In U.S. v. Williams, No. 04-15117 (Apr. 13, 2006), the Court affirmed a doctor’s convictions and sentence for unlawfully dispensing controlled substances.
The Court rejected the argument that expert testimony regarding the ordinary standard of care for dispensing controlled substances should not have been admitted. Noting that the testimony was not objected to at trial, the Court pointed out that this issues was only reviewable for "plain error." The Court found no plain error as no authority existed in any Circuit holding that evidence of noncompliance with the civil standard of care is inadmissible to prove that the action at issue was also outside the course of professional medical practice.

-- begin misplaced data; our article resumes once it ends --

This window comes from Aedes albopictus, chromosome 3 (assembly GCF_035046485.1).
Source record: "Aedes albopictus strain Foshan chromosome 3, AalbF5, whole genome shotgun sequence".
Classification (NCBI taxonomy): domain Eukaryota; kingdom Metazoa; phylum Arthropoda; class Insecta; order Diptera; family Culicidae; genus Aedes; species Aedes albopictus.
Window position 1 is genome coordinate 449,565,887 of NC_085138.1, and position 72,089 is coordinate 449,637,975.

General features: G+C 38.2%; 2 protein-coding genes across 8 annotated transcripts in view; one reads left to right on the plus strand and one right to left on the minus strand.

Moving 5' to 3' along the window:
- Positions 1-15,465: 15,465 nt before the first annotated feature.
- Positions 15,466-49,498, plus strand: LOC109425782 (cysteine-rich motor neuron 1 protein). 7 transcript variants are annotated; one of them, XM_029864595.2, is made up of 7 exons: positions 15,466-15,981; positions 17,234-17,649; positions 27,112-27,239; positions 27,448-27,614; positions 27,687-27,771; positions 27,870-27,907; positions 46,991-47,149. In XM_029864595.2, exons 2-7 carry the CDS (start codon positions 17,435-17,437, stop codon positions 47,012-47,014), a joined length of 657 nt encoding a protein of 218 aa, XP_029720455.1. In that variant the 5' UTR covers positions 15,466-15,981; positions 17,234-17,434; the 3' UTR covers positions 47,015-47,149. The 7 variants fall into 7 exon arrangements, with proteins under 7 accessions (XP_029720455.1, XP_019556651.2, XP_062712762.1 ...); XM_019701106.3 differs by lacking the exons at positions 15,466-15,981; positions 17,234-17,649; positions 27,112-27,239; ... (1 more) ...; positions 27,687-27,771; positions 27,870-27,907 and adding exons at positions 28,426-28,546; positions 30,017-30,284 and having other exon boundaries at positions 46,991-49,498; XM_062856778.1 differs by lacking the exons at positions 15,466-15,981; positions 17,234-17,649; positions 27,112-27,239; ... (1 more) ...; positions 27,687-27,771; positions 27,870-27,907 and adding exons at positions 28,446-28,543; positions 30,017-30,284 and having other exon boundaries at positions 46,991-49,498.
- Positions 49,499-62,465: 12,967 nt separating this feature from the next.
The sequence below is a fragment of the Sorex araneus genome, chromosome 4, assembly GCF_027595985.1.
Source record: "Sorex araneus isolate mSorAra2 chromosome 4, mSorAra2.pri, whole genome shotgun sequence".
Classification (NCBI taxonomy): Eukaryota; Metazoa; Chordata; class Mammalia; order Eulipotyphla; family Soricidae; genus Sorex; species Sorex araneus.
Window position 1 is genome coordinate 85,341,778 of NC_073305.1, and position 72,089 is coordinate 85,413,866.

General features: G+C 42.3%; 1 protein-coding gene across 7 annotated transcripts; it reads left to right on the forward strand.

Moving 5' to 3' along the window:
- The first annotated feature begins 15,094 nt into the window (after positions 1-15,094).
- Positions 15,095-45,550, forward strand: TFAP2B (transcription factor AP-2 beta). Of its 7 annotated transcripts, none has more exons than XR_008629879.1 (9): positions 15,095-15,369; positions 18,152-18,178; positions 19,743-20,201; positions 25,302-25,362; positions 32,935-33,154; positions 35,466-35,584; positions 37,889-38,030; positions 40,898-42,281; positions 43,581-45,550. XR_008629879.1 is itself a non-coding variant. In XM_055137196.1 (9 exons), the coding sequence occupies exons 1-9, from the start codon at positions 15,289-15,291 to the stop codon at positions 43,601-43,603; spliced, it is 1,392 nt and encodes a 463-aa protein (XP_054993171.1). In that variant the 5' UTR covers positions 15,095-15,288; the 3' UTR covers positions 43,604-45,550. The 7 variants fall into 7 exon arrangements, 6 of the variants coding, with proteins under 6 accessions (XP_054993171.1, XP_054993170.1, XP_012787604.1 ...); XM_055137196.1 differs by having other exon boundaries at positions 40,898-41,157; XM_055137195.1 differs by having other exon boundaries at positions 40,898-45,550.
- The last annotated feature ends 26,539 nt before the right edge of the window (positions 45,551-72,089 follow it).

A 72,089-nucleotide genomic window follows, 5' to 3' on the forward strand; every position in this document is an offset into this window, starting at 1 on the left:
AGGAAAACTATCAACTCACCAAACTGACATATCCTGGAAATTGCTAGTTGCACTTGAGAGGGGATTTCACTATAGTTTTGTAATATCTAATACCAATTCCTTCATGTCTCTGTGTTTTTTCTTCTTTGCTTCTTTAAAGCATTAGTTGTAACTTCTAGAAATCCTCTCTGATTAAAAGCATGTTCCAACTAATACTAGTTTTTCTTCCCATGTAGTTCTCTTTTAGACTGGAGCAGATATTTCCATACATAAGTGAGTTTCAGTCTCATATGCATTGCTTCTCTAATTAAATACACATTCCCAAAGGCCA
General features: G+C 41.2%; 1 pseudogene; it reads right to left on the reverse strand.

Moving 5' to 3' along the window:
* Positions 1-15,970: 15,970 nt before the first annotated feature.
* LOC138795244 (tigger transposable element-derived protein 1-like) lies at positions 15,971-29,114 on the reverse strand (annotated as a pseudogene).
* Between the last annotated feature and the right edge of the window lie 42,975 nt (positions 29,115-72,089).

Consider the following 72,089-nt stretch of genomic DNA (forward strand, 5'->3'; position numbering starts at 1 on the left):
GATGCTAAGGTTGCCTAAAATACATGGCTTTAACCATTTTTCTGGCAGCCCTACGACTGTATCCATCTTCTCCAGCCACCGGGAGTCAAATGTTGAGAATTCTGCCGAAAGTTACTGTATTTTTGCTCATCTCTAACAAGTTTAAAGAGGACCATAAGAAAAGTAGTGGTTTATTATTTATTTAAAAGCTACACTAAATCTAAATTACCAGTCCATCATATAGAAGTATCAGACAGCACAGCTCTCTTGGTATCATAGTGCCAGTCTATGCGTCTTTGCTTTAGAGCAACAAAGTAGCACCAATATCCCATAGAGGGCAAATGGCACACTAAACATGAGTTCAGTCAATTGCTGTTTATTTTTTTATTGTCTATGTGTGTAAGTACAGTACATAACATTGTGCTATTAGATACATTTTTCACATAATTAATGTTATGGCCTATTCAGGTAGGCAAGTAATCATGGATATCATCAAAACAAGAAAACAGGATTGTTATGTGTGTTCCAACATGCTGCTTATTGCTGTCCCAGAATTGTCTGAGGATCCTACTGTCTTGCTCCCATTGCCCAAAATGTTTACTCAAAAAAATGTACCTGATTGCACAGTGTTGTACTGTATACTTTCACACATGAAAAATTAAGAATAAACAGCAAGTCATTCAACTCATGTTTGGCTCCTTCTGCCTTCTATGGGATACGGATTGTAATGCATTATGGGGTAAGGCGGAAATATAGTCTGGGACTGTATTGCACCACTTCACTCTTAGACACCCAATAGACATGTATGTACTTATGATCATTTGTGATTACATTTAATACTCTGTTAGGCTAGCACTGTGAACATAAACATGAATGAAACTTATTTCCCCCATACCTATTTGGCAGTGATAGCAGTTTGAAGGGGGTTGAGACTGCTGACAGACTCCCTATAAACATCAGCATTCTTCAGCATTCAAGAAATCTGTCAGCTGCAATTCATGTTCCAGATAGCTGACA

The Court also rejected Williams’ challenge to the jury instruction regarding the standard of care, because it failed to introduce any objective standard by which a physician’s prescribing behavior can be judged. Williams had urged that his "good faith" was a basis for a not guilty verdict. The Court noted that "good faith" did not suffice as a defense to this provision of the Controlled Substances Act.
The Court rejected Williams’ argument that Booker applied to the restitution portion of his sentence. Joining all other Circuits to have addressed the issue, the Court held that the amount of restitution can be imposed by a judge, without jury findings.